But Obama’s health insurance plan was always intended to be a “profit protection plan” for the Bigs of healthcare, for-profit hospitals, PhRMA, especially the insurance industry. Big Insurance knew its overcharging for health insurance would certainly lead to single payer.

          Any endeavor remotely connected to healthcare was intended to have its profits protected. Any increases of insurance preiums would have to be paid and the IRS would be muscle to make people keep Big Insurance profitable.

          Co-ops were never intended to survive. They set a bad example, revealing how much the Bigs were scewing the people.

          It was not intended to be healthcare and healthcare protection for the people.

  9. NWO Lizard Man

    The collapse of the Soviet bloc is another counterexample to “can’t have a revolutionary campaign inside a counter-revolutionary party,” and a much closer parallel. But no one here is a member of the Estates General. No one here is a member of the Politburo. You’re not crooked enough. You’re not compromised enough for blackmail. The terminal paroxysms will have nothing to do with you. Realistic roles for us nonentities include Solzhenitsyn’s “Don’t believe them, don’t fear them, don’t ask anything of them,” or the recourse to rights and rule of law of the Charta 77 dissidents. That way you get the benefit of the outside world’s legal and institutional support. The development aid you get is invisible to the media but quite direct: lately, Maina Kiai took up the white man’s burden to bring benighted third-world pismires into the light of civilization:


    The outside world’s more highly-developed civil society also can help US dissidents, who can’t organize their way out of a paper bag because decades of rigged elections have infantilized them. Human rights education and internationalism from below – people are doing this now, inside the media cone of silence. Who needs Bernie Sanders and his F-35s?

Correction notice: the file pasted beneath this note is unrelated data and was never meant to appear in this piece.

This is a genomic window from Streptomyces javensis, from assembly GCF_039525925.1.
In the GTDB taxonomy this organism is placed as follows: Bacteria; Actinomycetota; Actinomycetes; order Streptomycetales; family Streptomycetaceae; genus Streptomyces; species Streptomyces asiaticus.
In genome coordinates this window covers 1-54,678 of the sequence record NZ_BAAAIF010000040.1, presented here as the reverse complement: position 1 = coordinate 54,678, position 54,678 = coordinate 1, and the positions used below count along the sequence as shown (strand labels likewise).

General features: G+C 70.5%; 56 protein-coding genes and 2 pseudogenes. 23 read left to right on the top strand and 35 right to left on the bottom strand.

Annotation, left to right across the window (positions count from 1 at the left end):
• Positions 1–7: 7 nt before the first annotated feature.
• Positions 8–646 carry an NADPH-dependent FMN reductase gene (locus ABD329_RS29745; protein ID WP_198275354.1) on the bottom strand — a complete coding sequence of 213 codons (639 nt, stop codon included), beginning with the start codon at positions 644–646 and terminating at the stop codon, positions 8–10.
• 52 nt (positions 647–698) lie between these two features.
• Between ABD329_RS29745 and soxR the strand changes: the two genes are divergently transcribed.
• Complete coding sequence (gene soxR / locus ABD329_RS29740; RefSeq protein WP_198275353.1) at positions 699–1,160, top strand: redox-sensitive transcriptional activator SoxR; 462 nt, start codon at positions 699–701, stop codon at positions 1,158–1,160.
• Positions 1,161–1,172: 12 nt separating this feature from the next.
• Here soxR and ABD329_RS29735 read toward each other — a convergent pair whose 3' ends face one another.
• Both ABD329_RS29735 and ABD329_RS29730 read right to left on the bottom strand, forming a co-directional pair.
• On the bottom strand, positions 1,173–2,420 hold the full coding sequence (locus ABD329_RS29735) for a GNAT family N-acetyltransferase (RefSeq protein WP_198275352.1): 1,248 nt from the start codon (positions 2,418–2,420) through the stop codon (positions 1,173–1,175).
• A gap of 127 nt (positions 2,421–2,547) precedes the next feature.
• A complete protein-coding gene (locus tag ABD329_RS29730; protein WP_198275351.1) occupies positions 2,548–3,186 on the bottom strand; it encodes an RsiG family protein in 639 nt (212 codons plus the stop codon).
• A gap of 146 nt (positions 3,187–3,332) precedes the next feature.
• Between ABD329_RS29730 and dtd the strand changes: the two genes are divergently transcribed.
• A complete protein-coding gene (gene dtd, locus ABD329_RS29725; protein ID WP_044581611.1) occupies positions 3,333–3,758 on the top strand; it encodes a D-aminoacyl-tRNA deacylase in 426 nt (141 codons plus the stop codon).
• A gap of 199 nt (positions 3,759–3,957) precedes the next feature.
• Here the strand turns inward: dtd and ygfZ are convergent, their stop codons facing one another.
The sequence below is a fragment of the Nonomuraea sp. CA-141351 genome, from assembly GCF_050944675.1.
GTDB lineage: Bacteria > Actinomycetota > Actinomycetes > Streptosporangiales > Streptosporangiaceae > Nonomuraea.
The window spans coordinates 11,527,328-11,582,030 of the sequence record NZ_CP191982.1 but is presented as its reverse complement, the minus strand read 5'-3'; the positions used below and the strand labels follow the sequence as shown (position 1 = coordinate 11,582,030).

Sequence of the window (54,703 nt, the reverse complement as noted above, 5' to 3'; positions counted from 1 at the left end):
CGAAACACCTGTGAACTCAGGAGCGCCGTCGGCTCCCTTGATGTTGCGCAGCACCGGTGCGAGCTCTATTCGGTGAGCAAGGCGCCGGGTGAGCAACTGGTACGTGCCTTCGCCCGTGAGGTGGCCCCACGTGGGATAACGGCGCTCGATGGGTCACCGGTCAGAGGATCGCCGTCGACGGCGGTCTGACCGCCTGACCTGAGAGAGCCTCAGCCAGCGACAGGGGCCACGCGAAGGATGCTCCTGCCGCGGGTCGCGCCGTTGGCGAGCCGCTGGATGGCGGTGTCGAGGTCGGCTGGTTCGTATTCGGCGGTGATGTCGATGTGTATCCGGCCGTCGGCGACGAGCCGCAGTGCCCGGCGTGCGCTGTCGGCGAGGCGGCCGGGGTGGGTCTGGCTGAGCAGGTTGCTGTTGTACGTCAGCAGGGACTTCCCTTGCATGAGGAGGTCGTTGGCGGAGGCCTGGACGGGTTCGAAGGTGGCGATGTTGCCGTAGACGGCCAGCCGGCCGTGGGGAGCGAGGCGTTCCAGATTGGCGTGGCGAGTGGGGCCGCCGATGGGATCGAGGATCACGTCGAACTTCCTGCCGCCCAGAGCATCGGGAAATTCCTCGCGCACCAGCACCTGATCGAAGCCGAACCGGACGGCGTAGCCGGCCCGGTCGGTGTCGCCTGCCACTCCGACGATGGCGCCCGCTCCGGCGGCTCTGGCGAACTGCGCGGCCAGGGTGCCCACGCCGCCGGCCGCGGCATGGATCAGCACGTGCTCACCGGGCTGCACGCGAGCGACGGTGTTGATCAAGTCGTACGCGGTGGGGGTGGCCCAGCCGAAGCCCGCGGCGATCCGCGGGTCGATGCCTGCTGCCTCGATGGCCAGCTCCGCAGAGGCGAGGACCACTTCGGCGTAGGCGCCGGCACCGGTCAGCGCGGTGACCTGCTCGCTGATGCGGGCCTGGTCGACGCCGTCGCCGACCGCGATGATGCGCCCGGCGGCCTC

1. Lambert Strether Post author

      I’d love it if we could get international observers for the 2016 balloting in November. Or…. even domestic ones. IIRC something of the kind was tried in the Democrat California primary, but I’m drawing a blank on the organization and the success of the effort.

      I wonder if there will be exit polls in the general?

      1. bezoff

        One of the Carter Center’s primary functions is to monitor elections in other countries, presumably because they aren’t “advanced” as the U.S. Yet according to Jimmy Carter and confirmed by his grandson, our elections cannot be observed because they lack the minimum standards necessary to do so. It has to do with the thousands of independent jurisdictions, non-overlapping procedures and various transparency issues.

        Our upcoming elections will happen in the dark as usual. Even the raw exit polls will not be released by Edison Mitovsky. We are required to accept the results by faith, which I admit, is not a strong point of mine.